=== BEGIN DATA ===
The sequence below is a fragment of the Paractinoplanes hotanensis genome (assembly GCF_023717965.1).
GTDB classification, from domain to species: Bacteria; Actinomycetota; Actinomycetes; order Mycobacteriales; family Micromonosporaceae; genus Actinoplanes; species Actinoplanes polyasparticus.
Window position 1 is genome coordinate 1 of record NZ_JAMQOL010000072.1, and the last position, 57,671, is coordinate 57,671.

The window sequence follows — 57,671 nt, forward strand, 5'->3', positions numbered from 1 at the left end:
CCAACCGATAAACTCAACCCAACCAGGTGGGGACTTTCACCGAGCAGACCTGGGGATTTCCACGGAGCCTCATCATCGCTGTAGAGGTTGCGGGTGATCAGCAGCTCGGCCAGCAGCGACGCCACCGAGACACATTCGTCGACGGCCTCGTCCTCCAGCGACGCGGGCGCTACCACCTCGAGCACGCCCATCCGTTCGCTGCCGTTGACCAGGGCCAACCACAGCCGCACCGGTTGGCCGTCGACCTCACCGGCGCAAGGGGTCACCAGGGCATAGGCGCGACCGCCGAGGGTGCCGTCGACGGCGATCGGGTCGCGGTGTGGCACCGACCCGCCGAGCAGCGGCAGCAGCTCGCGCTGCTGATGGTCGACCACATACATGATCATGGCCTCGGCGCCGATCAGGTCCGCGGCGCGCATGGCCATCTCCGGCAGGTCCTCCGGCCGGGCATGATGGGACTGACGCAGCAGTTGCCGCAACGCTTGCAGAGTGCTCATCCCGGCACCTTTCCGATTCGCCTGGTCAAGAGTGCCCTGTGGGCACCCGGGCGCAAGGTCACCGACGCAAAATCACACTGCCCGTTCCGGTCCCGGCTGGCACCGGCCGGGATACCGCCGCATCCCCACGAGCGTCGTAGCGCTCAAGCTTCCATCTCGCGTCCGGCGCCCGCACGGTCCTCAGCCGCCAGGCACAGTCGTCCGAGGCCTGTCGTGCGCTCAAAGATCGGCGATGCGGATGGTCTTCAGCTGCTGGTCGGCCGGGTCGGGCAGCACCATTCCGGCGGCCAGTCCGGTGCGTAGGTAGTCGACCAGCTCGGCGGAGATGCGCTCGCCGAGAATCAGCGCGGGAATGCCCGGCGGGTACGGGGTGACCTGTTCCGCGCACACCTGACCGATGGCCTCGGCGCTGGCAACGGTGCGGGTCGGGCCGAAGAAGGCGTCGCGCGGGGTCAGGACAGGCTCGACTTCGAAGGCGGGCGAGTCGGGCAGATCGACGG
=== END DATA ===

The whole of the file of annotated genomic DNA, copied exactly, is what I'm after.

The sequence below is a fragment of the Paractinoplanes hotanensis genome (assembly GCF_023717965.1).
GTDB classification, from domain to species: Bacteria; Actinomycetota; Actinomycetes; order Mycobacteriales; family Micromonosporaceae; genus Actinoplanes; species Actinoplanes polyasparticus.
Window position 1 is genome coordinate 1 of record NZ_JAMQOL010000072.1, and the last position, 57,671, is coordinate 57,671.

The window sequence follows — 57,671 nt, forward strand, 5'->3', positions numbered from 1 at the left end:
CCAACCGATAAACTCAACCCAACCAGGTGGGGACTTTCACCGAGCAGACCTGGGGATTTCCACGGAGCCTCATCATCGCTGTAGAGGTTGCGGGTGATCAGCAGCTCGGCCAGCAGCGACGCCACCGAGACACATTCGTCGACGGCCTCGTCCTCCAGCGACGCGGGCGCTACCACCTCGAGCACGCCCATCCGTTCGCTGCCGTTGACCAGGGCCAACCACAGCCGCACCGGTTGGCCGTCGACCTCACCGGCGCAAGGGGTCACCAGGGCATAGGCGCGACCGCCGAGGGTGCCGTCGACGGCGATCGGGTCGCGGTGTGGCACCGACCCGCCGAGCAGCGGCAGCAGCTCGCGCTGCTGATGGTCGACCACATACATGATCATGGCCTCGGCGCCGATCAGGTCCGCGGCGCGCATGGCCATCTCCGGCAGGTCCTCCGGCCGGGCATGATGGGACTGACGCAGCAGTTGCCGCAACGCTTGCAGAGTGCTCATCCCGGCACCTTTCCGATTCGCCTGGTCAAGAGTGCCCTGTGGGCACCCGGGCGCAAGGTCACCGACGCAAAATCACACTGCCCGTTCCGGTCCCGGCTGGCACCGGCCGGGATACCGCCGCATCCCCACGAGCGTCGTAGCGCTCAAGCTTCCATCTCGCGTCCGGCGCCCGCACGGTCCTCAGCCGCCAGGCACAGTCGTCCGAGGCCTGTCGTGCGCTCAAAGATCGGCGATGCGGATGGTCTTCAGCTGCTGGTCGGCCGGGTCGGGCAGCACCATTCCGGCGGCCAGTCCGGTGCGTAGGTAGTCGACCAGCTCGGCGGAGATGCGCTCGCCGAGAATCAGCGCGGGAATGCCCGGCGGGTACGGGGTGACCTGTTCCGCGCACACCTGACCGATGGCCTCGGCGCTGGCAACGGTGCGGGTCGGGCCGAAGAAGGCGTCGCGCGGGGTCAGGACAGGCTCGACTTCGAAGGCGGGCGAGTCGGGCAGATCGACGG